Dissertation Defense: An Examination of the Algebra 1 Achievement of Black and Hispanic Student Participants in a Large Urban School District's Mathematics Intervention Program
March 28, 2018 @ 02:00 PM - 04:00 PM
Announcing the Final Examination of Elethia Bronson for the degree of Doctor of Education
The disparity in mathematics achievement between Black and White as well as Hispanic and White students has persisted for decades despite legislative and judicial actions to improve educational outcomes for racial/ethnic and other underperforming subgroups. The purpose of the study was to examine the Algebra 1 achievement of students participating in a mathematics intervention program compared to the Algebra 1 achievement of their similar non-participating peers. Further quantitative analysis was conducted focusing on Algebra 1 exam score differences among intervention program participants in varying course structures, summer attendance categories, and school socioeconomic status. Five research questions were posed and addressed to attend to the study's purpose. The Florida Standards Assessment Algebra 1 End-of-Course exam scale scores, as the dependent variable, were quantitatively examined with the following independent variables: incoming Florida Standards Assessment exam score, student grade level, student socioeconomic status, school poverty level, summer mathematics camp attendance, and course structure.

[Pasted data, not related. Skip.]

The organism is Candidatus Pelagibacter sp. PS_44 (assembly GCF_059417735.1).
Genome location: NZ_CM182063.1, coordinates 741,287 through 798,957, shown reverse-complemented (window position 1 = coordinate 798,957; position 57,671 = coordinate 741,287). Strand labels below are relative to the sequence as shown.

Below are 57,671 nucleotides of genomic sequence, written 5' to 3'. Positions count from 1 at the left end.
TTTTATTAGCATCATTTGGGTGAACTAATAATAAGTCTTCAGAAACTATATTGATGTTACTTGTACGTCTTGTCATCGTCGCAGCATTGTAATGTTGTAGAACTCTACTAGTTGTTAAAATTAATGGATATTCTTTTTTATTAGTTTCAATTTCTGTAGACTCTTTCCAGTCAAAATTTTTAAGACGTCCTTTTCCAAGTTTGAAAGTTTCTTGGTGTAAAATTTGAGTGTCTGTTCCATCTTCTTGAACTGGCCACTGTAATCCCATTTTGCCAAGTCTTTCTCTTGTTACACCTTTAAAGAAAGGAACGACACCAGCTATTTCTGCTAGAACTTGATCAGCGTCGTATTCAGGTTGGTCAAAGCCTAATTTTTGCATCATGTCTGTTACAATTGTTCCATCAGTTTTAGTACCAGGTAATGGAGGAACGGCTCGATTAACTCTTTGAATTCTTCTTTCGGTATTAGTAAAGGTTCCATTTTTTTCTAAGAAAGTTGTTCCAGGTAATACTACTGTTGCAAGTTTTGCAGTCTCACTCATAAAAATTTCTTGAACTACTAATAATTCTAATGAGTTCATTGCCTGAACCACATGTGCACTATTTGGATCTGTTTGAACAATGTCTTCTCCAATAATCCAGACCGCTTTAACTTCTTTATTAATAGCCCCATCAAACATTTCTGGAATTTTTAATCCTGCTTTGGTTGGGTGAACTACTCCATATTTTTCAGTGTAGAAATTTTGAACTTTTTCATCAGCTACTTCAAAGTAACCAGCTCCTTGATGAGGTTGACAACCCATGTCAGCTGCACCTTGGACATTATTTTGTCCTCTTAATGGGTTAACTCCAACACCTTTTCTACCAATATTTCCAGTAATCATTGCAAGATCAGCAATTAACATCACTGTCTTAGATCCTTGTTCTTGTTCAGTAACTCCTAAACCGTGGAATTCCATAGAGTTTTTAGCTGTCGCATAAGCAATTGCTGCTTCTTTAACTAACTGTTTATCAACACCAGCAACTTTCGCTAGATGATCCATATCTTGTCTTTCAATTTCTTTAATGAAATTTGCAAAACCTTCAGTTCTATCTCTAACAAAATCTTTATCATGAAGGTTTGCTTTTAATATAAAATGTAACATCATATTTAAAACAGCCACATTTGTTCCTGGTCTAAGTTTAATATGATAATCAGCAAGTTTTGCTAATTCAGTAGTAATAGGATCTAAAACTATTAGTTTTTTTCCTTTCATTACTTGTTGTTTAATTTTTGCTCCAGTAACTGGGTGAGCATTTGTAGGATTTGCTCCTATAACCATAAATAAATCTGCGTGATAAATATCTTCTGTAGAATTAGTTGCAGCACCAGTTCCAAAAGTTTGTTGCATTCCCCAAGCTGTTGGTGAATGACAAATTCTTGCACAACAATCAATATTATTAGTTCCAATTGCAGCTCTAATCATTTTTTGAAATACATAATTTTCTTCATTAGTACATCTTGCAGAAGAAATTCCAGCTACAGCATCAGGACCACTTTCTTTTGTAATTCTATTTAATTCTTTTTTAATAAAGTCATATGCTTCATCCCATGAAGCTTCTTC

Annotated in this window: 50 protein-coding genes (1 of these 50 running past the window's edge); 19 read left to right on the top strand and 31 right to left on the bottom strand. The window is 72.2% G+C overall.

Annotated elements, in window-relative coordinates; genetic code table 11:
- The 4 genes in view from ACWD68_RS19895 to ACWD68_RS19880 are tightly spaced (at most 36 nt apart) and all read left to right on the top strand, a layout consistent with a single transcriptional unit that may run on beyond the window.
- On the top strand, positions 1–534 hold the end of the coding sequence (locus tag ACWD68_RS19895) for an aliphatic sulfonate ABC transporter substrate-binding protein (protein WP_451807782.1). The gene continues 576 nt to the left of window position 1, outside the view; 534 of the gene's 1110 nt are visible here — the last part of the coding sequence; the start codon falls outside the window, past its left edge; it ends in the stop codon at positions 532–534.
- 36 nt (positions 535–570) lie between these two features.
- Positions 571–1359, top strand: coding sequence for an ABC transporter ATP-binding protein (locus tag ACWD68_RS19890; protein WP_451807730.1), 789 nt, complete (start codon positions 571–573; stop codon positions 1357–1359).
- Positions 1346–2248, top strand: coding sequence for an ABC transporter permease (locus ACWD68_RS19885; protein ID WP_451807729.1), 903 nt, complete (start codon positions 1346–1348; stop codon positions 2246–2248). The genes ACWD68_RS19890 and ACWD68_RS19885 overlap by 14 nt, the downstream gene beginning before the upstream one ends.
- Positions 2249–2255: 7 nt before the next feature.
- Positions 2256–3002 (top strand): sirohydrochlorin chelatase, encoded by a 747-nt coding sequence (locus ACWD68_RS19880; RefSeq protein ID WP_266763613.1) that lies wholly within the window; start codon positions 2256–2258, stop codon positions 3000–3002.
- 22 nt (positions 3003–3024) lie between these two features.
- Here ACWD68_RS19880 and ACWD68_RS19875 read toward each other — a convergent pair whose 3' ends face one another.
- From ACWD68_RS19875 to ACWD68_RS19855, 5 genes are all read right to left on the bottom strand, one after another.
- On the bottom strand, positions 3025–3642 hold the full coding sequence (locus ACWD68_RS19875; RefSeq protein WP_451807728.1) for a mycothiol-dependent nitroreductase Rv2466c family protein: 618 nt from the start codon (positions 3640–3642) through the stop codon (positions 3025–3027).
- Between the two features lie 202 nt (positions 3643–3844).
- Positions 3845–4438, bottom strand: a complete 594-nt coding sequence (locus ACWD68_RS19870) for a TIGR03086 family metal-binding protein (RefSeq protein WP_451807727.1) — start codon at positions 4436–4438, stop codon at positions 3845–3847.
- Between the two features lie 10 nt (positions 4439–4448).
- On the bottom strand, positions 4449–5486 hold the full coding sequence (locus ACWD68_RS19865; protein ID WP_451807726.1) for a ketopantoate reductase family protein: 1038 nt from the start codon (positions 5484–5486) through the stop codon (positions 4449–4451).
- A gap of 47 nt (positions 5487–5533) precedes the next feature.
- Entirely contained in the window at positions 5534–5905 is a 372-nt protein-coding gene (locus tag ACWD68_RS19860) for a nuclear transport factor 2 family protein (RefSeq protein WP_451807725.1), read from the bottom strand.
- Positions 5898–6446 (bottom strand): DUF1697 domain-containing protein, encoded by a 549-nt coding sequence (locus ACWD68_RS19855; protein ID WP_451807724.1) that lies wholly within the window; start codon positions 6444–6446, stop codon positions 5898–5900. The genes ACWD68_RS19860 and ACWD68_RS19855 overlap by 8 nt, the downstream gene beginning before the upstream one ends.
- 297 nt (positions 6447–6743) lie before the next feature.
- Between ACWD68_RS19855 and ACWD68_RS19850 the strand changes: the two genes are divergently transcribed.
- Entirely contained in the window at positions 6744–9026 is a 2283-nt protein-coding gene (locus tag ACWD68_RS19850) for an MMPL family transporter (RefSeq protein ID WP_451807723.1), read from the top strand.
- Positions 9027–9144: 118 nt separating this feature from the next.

The study found that Black and Hispanic 7th grade intervention program participants significantly outperformed their similar non-participating 7th grade peers as well as non-participating Black and Hispanic 9th grade students. No statistically significant differences were found among program participants who attended the summer mathematics camp for different numbers of days. Black and Hispanic intervention program participants enrolled in a double-block Algebra 1 course numerically outscored their single-period program peers overall and when disaggregated by race/ethnicity and prior year achievement level.
Much research has focused on the existence of and potential causes of the Black-White and Hispanic-White achievement gaps, but not on programs or practices that improve mathematics outcomes for Black and Hispanic students. This research contributes to the scant literature on successful mathematics intervention programs for Black and Hispanic students. This study provides relevant information for school district leaders and decision makers seeking to replicate an environment where Black and Hispanic secondary mathematics learners thrive.
Committee in Charge: Rosemarye Taylor (Chair), Janet Andreasen, Lee Baldwin, Valerie Storey